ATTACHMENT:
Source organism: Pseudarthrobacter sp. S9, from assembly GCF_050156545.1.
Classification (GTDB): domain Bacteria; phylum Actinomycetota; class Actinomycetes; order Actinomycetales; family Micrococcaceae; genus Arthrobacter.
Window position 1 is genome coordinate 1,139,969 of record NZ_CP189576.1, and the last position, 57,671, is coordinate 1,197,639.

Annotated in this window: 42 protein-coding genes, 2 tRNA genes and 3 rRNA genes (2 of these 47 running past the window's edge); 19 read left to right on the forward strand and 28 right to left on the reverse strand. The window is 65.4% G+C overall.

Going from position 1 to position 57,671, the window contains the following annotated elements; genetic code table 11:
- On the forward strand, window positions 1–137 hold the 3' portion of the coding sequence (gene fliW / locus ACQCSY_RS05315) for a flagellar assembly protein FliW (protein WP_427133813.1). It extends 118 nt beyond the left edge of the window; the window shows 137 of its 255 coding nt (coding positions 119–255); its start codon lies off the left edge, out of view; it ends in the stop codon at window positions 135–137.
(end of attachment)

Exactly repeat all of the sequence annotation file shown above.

Source organism: Pseudarthrobacter sp. S9, from assembly GCF_050156545.1.
Classification (GTDB): domain Bacteria; phylum Actinomycetota; class Actinomycetes; order Actinomycetales; family Micrococcaceae; genus Arthrobacter.
Window position 1 is genome coordinate 1,139,969 of record NZ_CP189576.1, and the last position, 57,671, is coordinate 1,197,639.

Annotated in this window: 42 protein-coding genes, 2 tRNA genes and 3 rRNA genes (2 of these 47 running past the window's edge); 19 read left to right on the forward strand and 28 right to left on the reverse strand. The window is 65.4% G+C overall.

Going from position 1 to position 57,671, the window contains the following annotated elements; genetic code table 11:
- On the forward strand, window positions 1–137 hold the 3' portion of the coding sequence (gene fliW / locus ACQCSY_RS05315) for a flagellar assembly protein FliW (protein WP_427133813.1). It extends 118 nt beyond the left edge of the window; the window shows 137 of its 255 coding nt (coding positions 119–255); its start codon lies off the left edge, out of view; it ends in the stop codon at window positions 135–137.